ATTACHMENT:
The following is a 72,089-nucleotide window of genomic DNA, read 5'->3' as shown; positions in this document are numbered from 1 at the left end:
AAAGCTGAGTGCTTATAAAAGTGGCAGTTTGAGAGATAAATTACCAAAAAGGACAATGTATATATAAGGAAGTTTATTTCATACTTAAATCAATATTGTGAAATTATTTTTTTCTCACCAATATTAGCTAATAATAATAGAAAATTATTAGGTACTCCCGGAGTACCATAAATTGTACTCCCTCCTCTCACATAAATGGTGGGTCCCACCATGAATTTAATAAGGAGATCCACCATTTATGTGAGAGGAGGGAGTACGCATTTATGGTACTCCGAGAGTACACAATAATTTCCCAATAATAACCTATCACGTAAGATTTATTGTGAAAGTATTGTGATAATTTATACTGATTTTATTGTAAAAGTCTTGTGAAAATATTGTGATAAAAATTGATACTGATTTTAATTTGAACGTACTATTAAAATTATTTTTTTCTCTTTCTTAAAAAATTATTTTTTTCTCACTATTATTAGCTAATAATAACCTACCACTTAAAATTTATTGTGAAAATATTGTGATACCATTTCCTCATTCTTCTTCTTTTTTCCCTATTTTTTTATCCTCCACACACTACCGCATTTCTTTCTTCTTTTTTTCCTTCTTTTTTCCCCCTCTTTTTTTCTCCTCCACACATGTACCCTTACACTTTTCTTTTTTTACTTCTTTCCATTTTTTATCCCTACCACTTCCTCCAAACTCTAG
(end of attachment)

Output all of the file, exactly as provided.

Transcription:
The following is a 72,089-nucleotide window of genomic DNA, read 5'->3' as shown; positions in this document are numbered from 1 at the left end:
AAAGCTGAGTGCTTATAAAAGTGGCAGTTTGAGAGATAAATTACCAAAAAGGACAATGTATATATAAGGAAGTTTATTTCATACTTAAATCAATATTGTGAAATTATTTTTTTCTCACCAATATTAGCTAATAATAATAGAAAATTATTAGGTACTCCCGGAGTACCATAAATTGTACTCCCTCCTCTCACATAAATGGTGGGTCCCACCATGAATTTAATAAGGAGATCCACCATTTATGTGAGAGGAGGGAGTACGCATTTATGGTACTCCGAGAGTACACAATAATTTCCCAATAATAACCTATCACGTAAGATTTATTGTGAAAGTATTGTGATAATTTATACTGATTTTATTGTAAAAGTCTTGTGAAAATATTGTGATAAAAATTGATACTGATTTTAATTTGAACGTACTATTAAAATTATTTTTTTCTCTTTCTTAAAAAATTATTTTTTTCTCACTATTATTAGCTAATAATAACCTACCACTTAAAATTTATTGTGAAAATATTGTGATACCATTTCCTCATTCTTCTTCTTTTTTCCCTATTTTTTTATCCTCCACACACTACCGCATTTCTTTCTTCTTTTTTTCCTTCTTTTTTCCCCCTCTTTTTTTCTCCTCCACACATGTACCCTTACACTTTTCTTTTTTTACTTCTTTCCATTTTTTATCCCTACCACTTCCTCCAAACTCTAG